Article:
Children’s Vision Screening2023-10-05T08:45:26+01:00

Children’s Vision Screening

Vision screening of children is a designed to detect reduced vision in one or both eyes. It is a straightforward and entirely safe test,  and should be carried out  at 4-5 years of age so that, if required, your child can receive treatment at an age when it is most effective. Vision screening is usually carried out in school (England, Wales, NI and Republic of Ireland) or pre-school in Scotland.

Why is vision screening necessary?

Vision screening is carried out to detect Amblyopia, which is more commonly known as a “lazy eye”. Amblyopia is when the vision in one or both eyes doesn’t develop properly. It is estimated that 1 in 50 children will develop this condition.

Children are usually unaware that their vision is weaker than normal in one or both eyes.  There are often no visible signs so problems can easily go unnoticed, especially when it only affects one eye.

The most common causes of amblyopia are refractive error (the need for glasses) and strabismus (a squint, turn of the eye).  If amblyopia is left undetected it can result in permanent reduced vision.

It is recommended by the UK national screening committee (UKNSC) that standardised vision screening, organised and led by orthoptists, should be offered to all children aged 4-5 years.  This means that every child can be given the opportunity to have their vision tested without the onus being put on to parents to take their children for an assessment, this is especially important for those children who are vulnerable or at risk.

Who does the screening?

In most cases, your child’s vision will be assessed by either an orthoptist, or a healthcare worker trained by an orthoptist.

Orthoptists are allied health professionals that are specialists in testing vision and detecting visual problems, particularly in children. They are therefore ideally qualified to deliver or lead  vision screening;

  • Amblyopia is most commonly caused by refractive error leading to a lack of focus within one or both eyes, or strabismus, where the two eyes are not aligned.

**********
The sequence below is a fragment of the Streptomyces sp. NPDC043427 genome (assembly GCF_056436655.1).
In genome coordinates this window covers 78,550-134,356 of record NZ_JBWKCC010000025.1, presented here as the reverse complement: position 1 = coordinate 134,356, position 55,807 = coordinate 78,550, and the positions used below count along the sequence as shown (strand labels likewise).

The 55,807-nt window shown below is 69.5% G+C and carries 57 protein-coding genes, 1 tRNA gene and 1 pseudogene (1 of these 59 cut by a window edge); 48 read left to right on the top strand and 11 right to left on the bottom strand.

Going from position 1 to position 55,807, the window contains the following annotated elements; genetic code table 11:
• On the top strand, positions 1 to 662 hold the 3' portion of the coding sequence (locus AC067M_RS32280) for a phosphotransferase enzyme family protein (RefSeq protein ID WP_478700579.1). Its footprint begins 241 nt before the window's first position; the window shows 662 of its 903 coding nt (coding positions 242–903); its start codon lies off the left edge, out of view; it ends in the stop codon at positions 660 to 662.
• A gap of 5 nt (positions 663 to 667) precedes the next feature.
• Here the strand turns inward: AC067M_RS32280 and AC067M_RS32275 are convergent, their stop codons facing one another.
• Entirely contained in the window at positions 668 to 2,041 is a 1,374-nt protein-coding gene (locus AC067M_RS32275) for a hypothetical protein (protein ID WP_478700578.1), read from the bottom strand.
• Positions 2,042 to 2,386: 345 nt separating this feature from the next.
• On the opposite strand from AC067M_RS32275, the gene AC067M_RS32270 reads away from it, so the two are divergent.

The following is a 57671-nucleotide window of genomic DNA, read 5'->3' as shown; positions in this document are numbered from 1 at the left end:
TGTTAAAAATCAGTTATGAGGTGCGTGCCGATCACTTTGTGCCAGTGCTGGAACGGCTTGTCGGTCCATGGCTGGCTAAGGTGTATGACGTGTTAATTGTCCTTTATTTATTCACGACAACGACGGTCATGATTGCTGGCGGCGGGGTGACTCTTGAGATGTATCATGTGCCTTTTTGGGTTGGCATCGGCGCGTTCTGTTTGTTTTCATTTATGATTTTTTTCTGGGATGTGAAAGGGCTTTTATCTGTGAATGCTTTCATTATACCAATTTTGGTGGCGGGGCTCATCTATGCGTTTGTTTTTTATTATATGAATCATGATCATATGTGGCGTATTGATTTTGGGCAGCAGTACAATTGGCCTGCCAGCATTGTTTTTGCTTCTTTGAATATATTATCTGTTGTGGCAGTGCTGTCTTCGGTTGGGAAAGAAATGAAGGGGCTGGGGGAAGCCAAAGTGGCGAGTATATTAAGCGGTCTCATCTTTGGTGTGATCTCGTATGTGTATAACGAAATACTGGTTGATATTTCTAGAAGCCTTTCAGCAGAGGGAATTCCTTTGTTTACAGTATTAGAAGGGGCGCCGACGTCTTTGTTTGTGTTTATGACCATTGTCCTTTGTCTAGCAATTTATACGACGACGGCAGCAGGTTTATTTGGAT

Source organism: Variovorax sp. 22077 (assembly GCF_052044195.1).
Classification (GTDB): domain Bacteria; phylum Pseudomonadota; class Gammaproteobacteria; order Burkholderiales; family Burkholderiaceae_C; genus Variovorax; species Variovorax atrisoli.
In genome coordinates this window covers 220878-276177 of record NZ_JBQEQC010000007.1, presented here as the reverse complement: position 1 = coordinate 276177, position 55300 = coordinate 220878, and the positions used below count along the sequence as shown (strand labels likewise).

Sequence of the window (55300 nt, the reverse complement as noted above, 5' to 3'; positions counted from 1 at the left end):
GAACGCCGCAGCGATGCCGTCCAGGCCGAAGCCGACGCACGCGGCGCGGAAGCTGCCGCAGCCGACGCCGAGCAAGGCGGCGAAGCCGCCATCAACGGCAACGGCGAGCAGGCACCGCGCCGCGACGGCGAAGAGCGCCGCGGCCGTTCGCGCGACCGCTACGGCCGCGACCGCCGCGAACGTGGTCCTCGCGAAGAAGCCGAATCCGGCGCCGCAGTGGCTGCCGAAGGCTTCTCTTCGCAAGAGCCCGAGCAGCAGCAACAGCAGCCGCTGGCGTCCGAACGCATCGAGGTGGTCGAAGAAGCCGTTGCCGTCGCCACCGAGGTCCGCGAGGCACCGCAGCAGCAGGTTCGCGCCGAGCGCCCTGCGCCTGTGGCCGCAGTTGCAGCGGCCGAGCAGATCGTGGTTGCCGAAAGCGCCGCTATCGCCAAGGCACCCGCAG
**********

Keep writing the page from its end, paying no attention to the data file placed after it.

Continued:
• Orthoptists are experts in the assessment of visual defects in young children.
  • Orthoptists are uniquely qualified to offer services for children with learning disabilities or with specific needs who require an alternative method of testing.

In Scotland, Wales and Northern Ireland, all children are assessed as part of a mandatory orthoptic-led vision screening service. In England vision screening is recommended but not all local authorities provide a vision screening service. BIOS are calling for a mandatory  national screening programme in England.

You can read about our campaign for a National screening programme in England here and check if your local authority is already providing vision screening on our interactive map.

Why at 4-5 years?

Amblyopia can be treated successfully in younger children, therefore early detection and treatment with glasses, eye patches or both can be started. Treatment for amblyopia has been shown to be less successful beyond approximately eight years of age.

Testing at 4-5 years allows vision tests to be carried out that are accurate enough to detect real problems, whilst minimising the number of children referred for further testing unnecessarily.  Additionally, testing in a familiar environment such as school or nursery improves confidence and ability to cooperate. This also enables screening to be consistently delivered to almost all children in the country.

What will the screening test involve?

The screening test is non-invasive, takes only a few minutes and is a fun experience for children.

The orthoptist or vision screener will assess your child’s vision using a letter naming game, or a matching game, if they are not confident with the alphabet. One eye will be covered either with glasses with a lens blanked out, or with a patch to ensure your child can see normally with each eye.

Child vision assessment

This helpful leaflet for parents provides more information on vision screening in England.

In Scotland, there is a series of helpful web pages on the See4School pre-school screening programme.

What happens next?

If screening suggests that your child has reduced vision, they will be referred for further assessment. This could be to community or hospital eye service or to an optometrist at your local high street opticians. They will be able to recommend the most appropriate treatment for your child.

After vision screening

If your child complains of any problems with their eyes after their screening assessment we recommend you take your child to any high street optometrist or your GP.

Further information can be found at